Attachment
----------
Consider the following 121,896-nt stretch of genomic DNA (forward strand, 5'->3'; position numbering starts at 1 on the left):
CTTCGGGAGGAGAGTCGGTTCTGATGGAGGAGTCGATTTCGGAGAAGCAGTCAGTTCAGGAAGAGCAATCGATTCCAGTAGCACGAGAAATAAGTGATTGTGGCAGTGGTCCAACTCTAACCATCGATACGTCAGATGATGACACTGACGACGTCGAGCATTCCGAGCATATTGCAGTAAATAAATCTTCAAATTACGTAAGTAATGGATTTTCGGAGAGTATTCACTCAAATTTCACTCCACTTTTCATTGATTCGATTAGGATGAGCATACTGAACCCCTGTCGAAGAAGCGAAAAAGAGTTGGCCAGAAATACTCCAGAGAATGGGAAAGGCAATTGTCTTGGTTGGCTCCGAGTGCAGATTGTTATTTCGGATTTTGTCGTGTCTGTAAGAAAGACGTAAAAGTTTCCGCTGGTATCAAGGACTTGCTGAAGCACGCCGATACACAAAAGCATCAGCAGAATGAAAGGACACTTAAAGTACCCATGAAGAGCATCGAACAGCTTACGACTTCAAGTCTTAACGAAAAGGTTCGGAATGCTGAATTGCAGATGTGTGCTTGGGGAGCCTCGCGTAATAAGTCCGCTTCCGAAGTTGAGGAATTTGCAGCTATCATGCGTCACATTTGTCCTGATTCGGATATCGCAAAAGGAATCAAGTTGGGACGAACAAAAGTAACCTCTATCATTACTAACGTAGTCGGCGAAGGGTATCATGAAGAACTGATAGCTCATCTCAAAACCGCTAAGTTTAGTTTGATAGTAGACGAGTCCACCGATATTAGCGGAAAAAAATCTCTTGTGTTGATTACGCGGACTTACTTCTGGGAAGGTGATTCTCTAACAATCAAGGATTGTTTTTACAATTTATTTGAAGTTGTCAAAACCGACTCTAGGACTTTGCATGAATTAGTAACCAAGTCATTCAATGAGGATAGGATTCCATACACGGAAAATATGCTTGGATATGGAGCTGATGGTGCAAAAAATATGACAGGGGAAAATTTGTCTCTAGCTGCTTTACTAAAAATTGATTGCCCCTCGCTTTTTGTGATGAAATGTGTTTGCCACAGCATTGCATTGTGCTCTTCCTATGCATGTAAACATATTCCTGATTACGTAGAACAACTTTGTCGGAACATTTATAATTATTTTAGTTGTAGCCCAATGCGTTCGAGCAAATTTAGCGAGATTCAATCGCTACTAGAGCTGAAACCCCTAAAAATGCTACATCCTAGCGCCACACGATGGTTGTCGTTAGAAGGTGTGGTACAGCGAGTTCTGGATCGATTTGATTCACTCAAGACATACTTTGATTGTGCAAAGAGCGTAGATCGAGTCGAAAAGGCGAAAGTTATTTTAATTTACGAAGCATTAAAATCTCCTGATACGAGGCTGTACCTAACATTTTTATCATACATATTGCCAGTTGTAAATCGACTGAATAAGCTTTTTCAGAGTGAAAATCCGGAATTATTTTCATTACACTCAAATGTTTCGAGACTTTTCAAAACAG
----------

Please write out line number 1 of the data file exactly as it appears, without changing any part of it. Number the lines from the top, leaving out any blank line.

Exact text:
Consider the following 121,896-nt stretch of genomic DNA (forward strand, 5'->3'; position numbering starts at 1 on the left):